The clever solution is to create two sitemaps. The first is for your competitors, the second for your favorite search engines. In military parlance, this first sitemap is a pretense.
The & # 39; feint & # 39; contains your basic website structure, homepage, contact, about us, main categories. It looks like the real deal and works well in dark search engines that you do not care about. It will not benefit your competitors either. Let it be indexed to find it, and give it a unique name like sitemap.xml.
Create your real sitemap with code now. Give it a name like "product-information-sitemap.xml" so it's a reasonable name, but not easier to guess than your password.
Add something to your Sitemap folder in your Apache configuration so that this second Sitemap can be called by search engines, but not indexed:
Header X-Robots tag "noindex"
Now create the code to maintain this update and look at a third sitemap for images. Dowwngrade it as needed to get the & # 39; feint & # 39; to create. Also pay attention to the timestamps, Google is aware of these and this is important if your sitemap is large.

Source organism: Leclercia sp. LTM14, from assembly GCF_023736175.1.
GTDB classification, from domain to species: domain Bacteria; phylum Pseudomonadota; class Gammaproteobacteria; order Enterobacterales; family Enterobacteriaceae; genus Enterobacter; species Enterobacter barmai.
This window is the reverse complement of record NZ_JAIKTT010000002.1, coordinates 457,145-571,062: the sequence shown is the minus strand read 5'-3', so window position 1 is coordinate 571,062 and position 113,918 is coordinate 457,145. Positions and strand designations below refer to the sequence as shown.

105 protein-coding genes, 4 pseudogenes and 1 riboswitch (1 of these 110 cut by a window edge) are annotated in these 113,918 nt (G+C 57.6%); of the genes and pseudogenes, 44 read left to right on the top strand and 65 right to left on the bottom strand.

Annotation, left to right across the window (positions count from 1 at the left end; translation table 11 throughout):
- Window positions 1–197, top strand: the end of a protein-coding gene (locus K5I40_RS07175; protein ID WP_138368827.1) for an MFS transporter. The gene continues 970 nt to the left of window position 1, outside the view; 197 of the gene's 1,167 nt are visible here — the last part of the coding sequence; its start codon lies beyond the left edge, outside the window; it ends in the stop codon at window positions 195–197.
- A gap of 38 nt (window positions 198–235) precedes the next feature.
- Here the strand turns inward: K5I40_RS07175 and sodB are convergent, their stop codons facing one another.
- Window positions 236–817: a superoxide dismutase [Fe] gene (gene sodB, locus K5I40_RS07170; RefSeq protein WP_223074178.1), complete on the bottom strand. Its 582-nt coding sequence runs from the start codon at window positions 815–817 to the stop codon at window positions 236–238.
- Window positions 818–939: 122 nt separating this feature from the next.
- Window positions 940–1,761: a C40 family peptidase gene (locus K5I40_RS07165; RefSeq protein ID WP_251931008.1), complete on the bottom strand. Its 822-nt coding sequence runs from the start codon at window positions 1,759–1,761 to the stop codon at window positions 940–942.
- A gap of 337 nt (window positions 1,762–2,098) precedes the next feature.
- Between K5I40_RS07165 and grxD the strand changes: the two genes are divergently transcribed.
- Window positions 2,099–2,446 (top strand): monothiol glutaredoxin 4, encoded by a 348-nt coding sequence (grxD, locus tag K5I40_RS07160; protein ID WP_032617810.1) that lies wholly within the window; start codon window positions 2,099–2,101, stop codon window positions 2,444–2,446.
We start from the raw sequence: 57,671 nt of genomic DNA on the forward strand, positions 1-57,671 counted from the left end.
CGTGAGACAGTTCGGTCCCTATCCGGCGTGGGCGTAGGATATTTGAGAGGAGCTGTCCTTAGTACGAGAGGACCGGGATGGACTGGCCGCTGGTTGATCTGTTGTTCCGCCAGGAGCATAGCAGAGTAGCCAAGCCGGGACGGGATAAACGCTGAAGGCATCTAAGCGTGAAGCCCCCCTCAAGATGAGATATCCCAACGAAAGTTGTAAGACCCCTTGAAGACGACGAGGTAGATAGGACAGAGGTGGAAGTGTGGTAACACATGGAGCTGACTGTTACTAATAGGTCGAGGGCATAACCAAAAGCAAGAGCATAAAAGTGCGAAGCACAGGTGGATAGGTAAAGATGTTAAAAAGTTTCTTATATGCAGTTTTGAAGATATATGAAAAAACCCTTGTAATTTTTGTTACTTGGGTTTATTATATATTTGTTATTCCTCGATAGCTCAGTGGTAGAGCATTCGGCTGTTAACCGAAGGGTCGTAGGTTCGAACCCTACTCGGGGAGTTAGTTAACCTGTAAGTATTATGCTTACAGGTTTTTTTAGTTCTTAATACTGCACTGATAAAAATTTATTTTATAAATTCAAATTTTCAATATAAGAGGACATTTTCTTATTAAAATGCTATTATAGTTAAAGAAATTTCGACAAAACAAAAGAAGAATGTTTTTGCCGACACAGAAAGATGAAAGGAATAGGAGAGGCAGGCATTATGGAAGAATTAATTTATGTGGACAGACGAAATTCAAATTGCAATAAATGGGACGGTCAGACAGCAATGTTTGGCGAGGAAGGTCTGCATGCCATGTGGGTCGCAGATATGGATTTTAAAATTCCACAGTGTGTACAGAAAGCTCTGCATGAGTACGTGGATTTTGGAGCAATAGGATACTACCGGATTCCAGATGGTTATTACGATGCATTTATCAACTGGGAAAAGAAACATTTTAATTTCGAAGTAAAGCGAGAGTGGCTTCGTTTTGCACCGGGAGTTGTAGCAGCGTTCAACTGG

Now create a & # 39; cron & # 39; job to periodically submit your Sitemap to Google. Add something in your crontab entry to submit your real sitemap every week:
0 0 * * 0 wget www.google.com/webmasters/tools/ping?sitemap=http%3A%2F%2Fwww.example.com%2Fsitemaps%2Fproduct-information-sitemap.xml
Note that the URL is URL encoded.
You can also gzip your sitemap if size is a problem, even though your web server should provide the gzip, if you have enabled it.
Your robots.txt need not be fancy, as long as it does not allow access to your sitemaps, this should be fine. There is really no need to send different robots.txt files based on user agent strings or other such complicated elements. Just drag your valuable content into an additional unpromoted file and send it to Google on a cron job (instead of waiting for the bot). Easy.